Congress narrowly averted a partial shutdown of the Department of Homeland Security (which is responsible for securing the country against terror threats and for border control – The department includes Customs and Border Protection, the Secret Service, the Coast Guard, the Transportation Security Administration and the Federal Emergency Management Agency) late Friday amid a proxy battle over President Barack Obama’s immigration reforms.
The vote came just hours before the department faced a partial shutdown. Both the House and Senate passed a seven-day extension of funding for the agency, with the House acting just two hours before funding was set to expire at midnight. The House vote was 357-60. The Senate passed the measure by voice vote.
House Minority Leader Nancy Pelosi, D-Calif., rallied Democrats to support the one-week extension before funding expired. She said that voting for the seven-day measure would put Democrats on a path toward possible passage next week of a $40 billion spending bill that would fund the agency through the end of September.
The extension was put forward by the Senate as an emergency measure after Republican House Speaker John Boehner, under pressure from his party’s right wing, refused to allow a vote on a comprehensive funding bill cleared by the Senate earlier on Friday.
“This has been a day of confusion both here in the House and for the men and women of the Department of Homeland Security,” said Rep. Lucille Roybal-Allard, D-Calif., as she urged lawmakers to pass the one-week funding bill.
House Appropriations Chairman Hal Rogers, R-Ky., also called for passage of the bill, saying that lawmakers would be abdicating their responsibility to the American people if they let DHS shut down.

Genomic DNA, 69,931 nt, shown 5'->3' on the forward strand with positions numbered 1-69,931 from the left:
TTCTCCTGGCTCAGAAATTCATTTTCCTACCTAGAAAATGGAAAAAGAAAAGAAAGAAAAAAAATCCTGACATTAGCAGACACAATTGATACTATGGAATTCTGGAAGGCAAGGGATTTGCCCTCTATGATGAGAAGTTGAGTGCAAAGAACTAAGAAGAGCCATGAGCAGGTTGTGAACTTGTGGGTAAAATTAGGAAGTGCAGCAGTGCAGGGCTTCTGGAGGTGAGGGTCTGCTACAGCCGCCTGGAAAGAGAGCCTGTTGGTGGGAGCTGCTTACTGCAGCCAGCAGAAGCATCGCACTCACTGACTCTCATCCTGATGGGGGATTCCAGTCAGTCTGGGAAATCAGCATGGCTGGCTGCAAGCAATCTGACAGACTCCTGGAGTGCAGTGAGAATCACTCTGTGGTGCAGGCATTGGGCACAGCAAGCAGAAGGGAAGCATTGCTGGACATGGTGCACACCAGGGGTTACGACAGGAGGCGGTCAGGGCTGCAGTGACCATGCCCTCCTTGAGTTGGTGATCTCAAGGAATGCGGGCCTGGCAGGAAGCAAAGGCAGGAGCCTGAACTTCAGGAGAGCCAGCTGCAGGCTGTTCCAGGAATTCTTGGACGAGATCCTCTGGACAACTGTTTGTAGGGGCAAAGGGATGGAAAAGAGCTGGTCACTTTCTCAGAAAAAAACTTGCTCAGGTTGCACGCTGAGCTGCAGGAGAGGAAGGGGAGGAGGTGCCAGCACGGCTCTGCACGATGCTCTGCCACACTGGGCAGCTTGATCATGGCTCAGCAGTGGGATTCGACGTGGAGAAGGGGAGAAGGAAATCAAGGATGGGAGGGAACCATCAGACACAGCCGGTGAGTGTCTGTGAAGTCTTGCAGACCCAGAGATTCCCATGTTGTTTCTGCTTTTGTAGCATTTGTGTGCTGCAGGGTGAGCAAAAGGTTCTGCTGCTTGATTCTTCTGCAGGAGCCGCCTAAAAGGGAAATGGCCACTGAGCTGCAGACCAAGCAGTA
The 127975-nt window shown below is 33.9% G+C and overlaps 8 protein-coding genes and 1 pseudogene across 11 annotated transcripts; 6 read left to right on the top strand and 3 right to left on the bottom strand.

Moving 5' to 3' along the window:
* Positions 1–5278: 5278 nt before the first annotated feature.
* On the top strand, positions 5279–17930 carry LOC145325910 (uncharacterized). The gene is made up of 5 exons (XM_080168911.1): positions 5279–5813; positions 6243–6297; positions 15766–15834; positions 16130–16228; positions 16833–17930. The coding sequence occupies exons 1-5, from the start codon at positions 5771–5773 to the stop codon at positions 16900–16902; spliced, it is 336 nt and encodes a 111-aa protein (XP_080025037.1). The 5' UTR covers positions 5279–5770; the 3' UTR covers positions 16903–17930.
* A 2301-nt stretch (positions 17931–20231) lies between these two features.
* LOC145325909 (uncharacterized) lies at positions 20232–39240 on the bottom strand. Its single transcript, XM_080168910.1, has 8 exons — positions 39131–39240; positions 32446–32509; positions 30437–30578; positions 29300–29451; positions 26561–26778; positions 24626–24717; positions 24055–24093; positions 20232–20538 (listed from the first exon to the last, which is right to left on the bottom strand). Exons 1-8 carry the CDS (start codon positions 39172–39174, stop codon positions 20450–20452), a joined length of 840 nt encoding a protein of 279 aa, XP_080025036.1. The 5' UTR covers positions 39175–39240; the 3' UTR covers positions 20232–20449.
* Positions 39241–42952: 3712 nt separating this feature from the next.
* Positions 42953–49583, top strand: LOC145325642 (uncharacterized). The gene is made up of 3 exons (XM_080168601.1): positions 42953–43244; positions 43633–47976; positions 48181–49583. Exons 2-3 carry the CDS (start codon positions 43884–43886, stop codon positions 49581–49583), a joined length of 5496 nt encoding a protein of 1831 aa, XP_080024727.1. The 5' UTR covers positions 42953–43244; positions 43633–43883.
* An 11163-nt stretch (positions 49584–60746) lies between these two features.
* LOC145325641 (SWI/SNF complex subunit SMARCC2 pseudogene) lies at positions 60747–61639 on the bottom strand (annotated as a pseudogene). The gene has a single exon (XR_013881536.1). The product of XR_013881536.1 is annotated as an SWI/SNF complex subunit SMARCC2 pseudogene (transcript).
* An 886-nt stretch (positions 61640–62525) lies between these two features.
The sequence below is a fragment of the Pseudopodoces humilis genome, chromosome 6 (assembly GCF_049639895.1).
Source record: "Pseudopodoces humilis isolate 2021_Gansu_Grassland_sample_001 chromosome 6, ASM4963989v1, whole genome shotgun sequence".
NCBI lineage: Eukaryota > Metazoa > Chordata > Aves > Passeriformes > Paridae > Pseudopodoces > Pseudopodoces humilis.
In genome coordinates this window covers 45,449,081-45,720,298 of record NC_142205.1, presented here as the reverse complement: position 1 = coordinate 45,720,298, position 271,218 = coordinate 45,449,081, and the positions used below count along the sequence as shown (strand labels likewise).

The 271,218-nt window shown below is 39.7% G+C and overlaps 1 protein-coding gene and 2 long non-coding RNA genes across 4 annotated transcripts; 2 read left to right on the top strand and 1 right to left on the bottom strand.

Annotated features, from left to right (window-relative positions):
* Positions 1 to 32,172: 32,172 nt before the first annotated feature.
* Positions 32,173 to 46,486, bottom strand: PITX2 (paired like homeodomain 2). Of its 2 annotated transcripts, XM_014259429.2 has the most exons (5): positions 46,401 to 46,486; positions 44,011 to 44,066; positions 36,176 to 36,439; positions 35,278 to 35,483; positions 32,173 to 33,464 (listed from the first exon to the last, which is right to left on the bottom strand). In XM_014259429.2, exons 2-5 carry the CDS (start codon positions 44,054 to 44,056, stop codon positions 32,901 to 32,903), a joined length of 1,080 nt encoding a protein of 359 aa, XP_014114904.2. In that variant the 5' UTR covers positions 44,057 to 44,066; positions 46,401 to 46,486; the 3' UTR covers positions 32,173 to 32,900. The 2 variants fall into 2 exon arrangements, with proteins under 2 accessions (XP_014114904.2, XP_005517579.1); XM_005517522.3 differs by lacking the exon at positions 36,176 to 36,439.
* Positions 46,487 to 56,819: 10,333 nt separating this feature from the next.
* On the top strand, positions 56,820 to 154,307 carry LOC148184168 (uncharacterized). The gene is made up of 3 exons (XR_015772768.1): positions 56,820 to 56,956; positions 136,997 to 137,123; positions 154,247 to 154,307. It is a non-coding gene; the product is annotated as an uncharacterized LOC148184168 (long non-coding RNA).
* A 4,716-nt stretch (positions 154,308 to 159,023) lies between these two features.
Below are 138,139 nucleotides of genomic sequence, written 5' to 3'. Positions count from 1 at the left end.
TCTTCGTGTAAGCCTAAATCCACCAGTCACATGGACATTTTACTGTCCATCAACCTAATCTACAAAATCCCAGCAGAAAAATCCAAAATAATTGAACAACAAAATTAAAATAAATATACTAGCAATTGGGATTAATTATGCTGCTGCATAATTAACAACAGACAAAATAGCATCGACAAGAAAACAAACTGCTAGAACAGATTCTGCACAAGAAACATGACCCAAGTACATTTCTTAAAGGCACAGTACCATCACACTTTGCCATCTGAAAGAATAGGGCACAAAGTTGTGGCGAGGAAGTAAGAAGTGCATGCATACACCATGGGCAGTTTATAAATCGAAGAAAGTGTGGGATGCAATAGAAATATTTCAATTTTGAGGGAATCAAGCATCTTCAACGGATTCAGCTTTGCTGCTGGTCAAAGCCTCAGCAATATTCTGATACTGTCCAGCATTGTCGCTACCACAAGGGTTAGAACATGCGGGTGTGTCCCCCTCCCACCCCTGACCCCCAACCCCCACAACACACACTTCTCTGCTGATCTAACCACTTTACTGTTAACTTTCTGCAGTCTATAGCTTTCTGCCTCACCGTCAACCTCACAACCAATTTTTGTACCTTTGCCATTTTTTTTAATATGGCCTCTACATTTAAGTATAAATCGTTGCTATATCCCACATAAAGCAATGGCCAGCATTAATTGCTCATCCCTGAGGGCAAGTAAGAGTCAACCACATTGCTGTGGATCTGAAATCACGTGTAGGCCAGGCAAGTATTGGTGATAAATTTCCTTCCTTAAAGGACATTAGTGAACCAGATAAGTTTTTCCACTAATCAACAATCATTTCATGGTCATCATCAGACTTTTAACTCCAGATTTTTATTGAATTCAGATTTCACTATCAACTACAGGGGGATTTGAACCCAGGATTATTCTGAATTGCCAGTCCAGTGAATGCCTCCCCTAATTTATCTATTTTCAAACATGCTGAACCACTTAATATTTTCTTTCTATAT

President Obama called Pelosi and Senate Minority Leader Harry Reid, D-Nev., on Friday night to “ensure that the Department of Homeland Security does not shut down,” said White House Press Secretary Josh Earnest.
Conservative Republicans in the House of Representatives were angry that the measure did not include amendments sought by fellow House Republicans to block President Barack Obama’s immigration executive orders protecting millions of illegal immigrants from deportation.
Boehner instead proposed a three-week DHS spending bill that would have allowed the DHS to function normally and bought time for Republicans to press against Obama’s immigration reforms.
However, Republicans, who have a large majority in both houses after midterm elections in November, joined with Democrats in voting down that bill 224-203 in the House of Representatives, with conservatives wanting Boehner and others to stick by the amendments to the immigration plan.
House Democrats said the chamber should instead support the Senate-passed bill to fund DHS through the end of the fiscal year. But a block of conservative Republicans wanted the House to hold firm and continue to demand that the Senate pass legislation the House had already passed that would derail Obama’s immigration programs.
Earnest said Congress’ struggle to find a final resolution to the funding fight “exposes the danger of playing politics with our homeland security.”
At the heart of the funding fight was a battle over immigration.
House Republicans wanted to use the DHS funding bill as leverage to stop Obama’s executive orders on immigration. Obama issued those orders in November to protect about 4 million undocumented immigrants from deportation and allow them to work legally in the USA.